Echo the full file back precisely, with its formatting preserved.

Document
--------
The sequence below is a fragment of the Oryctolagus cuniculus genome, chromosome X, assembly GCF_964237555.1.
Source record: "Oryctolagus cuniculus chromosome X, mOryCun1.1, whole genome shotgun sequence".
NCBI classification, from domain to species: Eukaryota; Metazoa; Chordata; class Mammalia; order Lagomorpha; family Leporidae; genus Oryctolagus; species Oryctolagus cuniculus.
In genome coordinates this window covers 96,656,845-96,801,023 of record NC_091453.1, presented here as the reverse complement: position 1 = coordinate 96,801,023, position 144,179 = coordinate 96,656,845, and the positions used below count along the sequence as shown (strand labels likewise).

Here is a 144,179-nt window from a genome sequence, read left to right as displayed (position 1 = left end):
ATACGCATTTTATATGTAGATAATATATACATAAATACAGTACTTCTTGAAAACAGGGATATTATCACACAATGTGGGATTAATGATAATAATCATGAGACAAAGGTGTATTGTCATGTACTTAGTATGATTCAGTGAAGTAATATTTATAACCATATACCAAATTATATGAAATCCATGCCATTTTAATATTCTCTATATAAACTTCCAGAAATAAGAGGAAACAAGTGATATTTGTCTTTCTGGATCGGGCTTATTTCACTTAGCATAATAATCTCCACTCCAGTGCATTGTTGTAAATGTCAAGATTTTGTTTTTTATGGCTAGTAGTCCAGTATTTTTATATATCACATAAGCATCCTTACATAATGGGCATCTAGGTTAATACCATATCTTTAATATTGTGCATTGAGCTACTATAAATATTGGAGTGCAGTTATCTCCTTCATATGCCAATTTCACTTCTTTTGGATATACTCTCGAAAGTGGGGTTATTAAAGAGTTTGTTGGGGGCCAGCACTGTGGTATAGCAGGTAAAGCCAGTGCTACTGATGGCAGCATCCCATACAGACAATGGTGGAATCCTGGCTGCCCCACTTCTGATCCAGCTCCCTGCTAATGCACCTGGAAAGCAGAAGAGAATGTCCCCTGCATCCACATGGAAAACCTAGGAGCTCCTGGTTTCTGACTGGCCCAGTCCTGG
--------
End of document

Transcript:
The sequence below is a fragment of the Oryctolagus cuniculus genome, chromosome X, assembly GCF_964237555.1.
Source record: "Oryctolagus cuniculus chromosome X, mOryCun1.1, whole genome shotgun sequence".
NCBI classification, from domain to species: Eukaryota; Metazoa; Chordata; class Mammalia; order Lagomorpha; family Leporidae; genus Oryctolagus; species Oryctolagus cuniculus.
In genome coordinates this window covers 96,656,845-96,801,023 of record NC_091453.1, presented here as the reverse complement: position 1 = coordinate 96,801,023, position 144,179 = coordinate 96,656,845, and the positions used below count along the sequence as shown (strand labels likewise).

Here is a 144,179-nt window from a genome sequence, read left to right as displayed (position 1 = left end):
ATACGCATTTTATATGTAGATAATATATACATAAATACAGTACTTCTTGAAAACAGGGATATTATCACACAATGTGGGATTAATGATAATAATCATGAGACAAAGGTGTATTGTCATGTACTTAGTATGATTCAGTGAAGTAATATTTATAACCATATACCAAATTATATGAAATCCATGCCATTTTAATATTCTCTATATAAACTTCCAGAAATAAGAGGAAACAAGTGATATTTGTCTTTCTGGATCGGGCTTATTTCACTTAGCATAATAATCTCCACTCCAGTGCATTGTTGTAAATGTCAAGATTTTGTTTTTTATGGCTAGTAGTCCAGTATTTTTATATATCACATAAGCATCCTTACATAATGGGCATCTAGGTTAATACCATATCTTTAATATTGTGCATTGAGCTACTATAAATATTGGAGTGCAGTTATCTCCTTCATATGCCAATTTCACTTCTTTTGGATATACTCTCGAAAGTGGGGTTATTAAAGAGTTTGTTGGGGGCCAGCACTGTGGTATAGCAGGTAAAGCCAGTGCTACTGATGGCAGCATCCCATACAGACAATGGTGGAATCCTGGCTGCCCCACTTCTGATCCAGCTCCCTGCTAATGCACCTGGAAAGCAGAAGAGAATGTCCCCTGCATCCACATGGAAAACCTAGGAGCTCCTGGTTTCTGACTGGCCCAGTCCTGG